A Very Happy Ending at ‘The Full Monty’ (Solares Hill)

A Very Happy Ending at ‘The Full Monty’ (Solares Hill)

Posted Sun, Feb 28, 2010 in Reviews

They sing, they dance, they do both without pants in “The Full Monty” at the Waterfront Playhouse.

The economic drought is affecting everyone. But just because a group of New York men are out of jobs does not mean that they’re out of luck. To make some cash and save their families, a union of unemployed fellows put together a strip-tease performance in which they dare to bare it all for one crazy night as Chippendale-type dancers.

Although they’re admittedly bald, overweight and have blemishes on their behinds, they work their way from flannel shirts and awkward moves to sequined thongs and pelvic thrusts.

The five-piece band rocks and the 20-person cast rolls with the punches — and the cat calls, the whistles and the squeals of delight that poured forth from the sold-out crowd on opening night.

A crowd favorite for obvious reasons is the feeble yet nimble Noah “Horse” Simmons, played by Kennedy Pugh in his debut performance at the Waterfront. He goes from hobbling and wobbling to bumping and grinding while belting out one of the more memorable songs of the evening. You can’t help but love how he works on his moves, his tongue jutting out of his mouth in complete concentration.

The small yet mighty Marc Crow, no stranger to the Key West stage, delivers hilarious lines with a straight face and can carry a tune with angelic grace.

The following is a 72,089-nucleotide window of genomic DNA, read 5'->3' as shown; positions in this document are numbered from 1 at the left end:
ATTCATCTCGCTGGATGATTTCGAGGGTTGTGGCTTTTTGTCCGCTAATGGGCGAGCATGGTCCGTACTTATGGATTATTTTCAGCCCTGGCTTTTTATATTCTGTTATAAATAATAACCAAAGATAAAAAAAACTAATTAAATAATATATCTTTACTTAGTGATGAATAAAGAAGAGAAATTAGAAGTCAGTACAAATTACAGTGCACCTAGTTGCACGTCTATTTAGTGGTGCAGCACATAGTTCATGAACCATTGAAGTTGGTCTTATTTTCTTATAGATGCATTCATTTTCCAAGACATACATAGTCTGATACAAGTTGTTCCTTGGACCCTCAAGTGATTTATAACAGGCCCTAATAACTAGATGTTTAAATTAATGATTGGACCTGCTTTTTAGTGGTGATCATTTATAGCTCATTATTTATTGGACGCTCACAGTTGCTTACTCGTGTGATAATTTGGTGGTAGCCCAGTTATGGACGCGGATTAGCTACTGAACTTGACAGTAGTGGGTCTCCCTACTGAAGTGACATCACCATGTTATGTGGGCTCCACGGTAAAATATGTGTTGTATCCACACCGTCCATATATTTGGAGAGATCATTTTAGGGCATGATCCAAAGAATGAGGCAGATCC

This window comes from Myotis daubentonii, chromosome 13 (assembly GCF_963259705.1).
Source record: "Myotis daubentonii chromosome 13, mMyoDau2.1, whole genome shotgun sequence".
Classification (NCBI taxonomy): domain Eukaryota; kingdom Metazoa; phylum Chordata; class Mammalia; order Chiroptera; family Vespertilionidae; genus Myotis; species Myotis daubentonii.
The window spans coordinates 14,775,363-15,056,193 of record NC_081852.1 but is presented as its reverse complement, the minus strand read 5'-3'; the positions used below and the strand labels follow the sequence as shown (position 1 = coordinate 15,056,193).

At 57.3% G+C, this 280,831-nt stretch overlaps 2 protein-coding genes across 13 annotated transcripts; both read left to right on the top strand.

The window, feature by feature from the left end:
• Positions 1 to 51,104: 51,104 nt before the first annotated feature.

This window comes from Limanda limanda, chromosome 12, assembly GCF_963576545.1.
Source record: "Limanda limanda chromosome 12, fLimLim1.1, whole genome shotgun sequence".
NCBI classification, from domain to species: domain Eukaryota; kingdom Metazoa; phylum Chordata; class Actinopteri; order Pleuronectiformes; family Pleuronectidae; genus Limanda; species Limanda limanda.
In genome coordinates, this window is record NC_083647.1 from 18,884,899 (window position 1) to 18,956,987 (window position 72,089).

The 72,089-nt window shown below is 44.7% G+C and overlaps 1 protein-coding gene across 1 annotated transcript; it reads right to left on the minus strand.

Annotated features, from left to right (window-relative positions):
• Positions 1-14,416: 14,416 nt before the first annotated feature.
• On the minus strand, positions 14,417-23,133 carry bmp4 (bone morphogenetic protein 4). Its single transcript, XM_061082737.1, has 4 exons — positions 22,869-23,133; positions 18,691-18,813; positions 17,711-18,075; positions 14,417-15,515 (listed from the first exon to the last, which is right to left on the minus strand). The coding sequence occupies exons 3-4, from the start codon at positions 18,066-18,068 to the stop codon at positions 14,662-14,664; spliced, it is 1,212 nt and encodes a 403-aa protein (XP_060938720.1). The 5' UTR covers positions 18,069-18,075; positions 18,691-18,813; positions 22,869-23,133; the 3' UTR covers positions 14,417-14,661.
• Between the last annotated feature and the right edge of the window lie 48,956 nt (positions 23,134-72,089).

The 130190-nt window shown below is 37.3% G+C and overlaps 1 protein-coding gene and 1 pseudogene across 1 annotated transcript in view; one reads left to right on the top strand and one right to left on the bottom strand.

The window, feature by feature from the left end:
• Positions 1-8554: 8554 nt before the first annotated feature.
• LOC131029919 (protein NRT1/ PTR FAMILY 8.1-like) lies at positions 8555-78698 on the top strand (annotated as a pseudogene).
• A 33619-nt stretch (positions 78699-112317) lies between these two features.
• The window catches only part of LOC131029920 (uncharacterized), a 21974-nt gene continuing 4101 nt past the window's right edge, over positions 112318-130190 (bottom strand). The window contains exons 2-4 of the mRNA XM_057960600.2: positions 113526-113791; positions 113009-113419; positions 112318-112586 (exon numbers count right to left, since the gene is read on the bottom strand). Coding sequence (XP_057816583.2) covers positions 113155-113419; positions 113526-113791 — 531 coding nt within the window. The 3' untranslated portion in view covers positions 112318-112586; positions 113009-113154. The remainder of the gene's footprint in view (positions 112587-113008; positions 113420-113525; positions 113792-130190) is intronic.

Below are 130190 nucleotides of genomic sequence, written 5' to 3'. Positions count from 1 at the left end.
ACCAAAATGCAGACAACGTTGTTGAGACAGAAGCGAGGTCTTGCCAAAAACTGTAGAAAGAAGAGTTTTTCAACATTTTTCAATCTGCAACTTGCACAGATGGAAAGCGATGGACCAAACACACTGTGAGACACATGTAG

You could feel the crowd holding back its urge to applaud simply at the sight of favorite Robin Deck. She plays Jeanette, the loud, proud, outspoken pianist and backbone of this crew of men who dub themselves Hot Metal.

With a larger-than-life voice and energy for miles, Traci Reynolds does an excellent job as the emcee and wife of Dave, played by David Black whose performance, too, is highly commendable for the way he learns how to strut his stuff despite a beer gut.

The other Monty men include Joe McMurray and Eric Cole, both equally exciting and earning lots of laughs with their lines.

Jerry is the macho leader of the group, portrayed by Michael McCabe who has no trouble convincing everyone that stripping is a good idea. Spoiled wife Vicki Nichols is played by Laurie Breakwell, who dominates the stage whenever she sings, smiles or simply stands there. Mary Falconer, Nulita Loder, Johanna Hardardottir and Amy Pesola also shine.

I must admit that some of the actors screamed their way through a few out-of tune-songs, yet the whole group gave it their all and the whole audience had a ball.

The choreography by Penny Leto is fantastic. Danny Weathers has directed the risqué play in a way that ladies and gentlemen can both appreciate.

Bottom line — the actors delivered crass with class.” The Full Monty” (nominated for 10 Tony Awards ) plays at Waterfront Playhouse through March 19, with an 8 p.m. curtain call.



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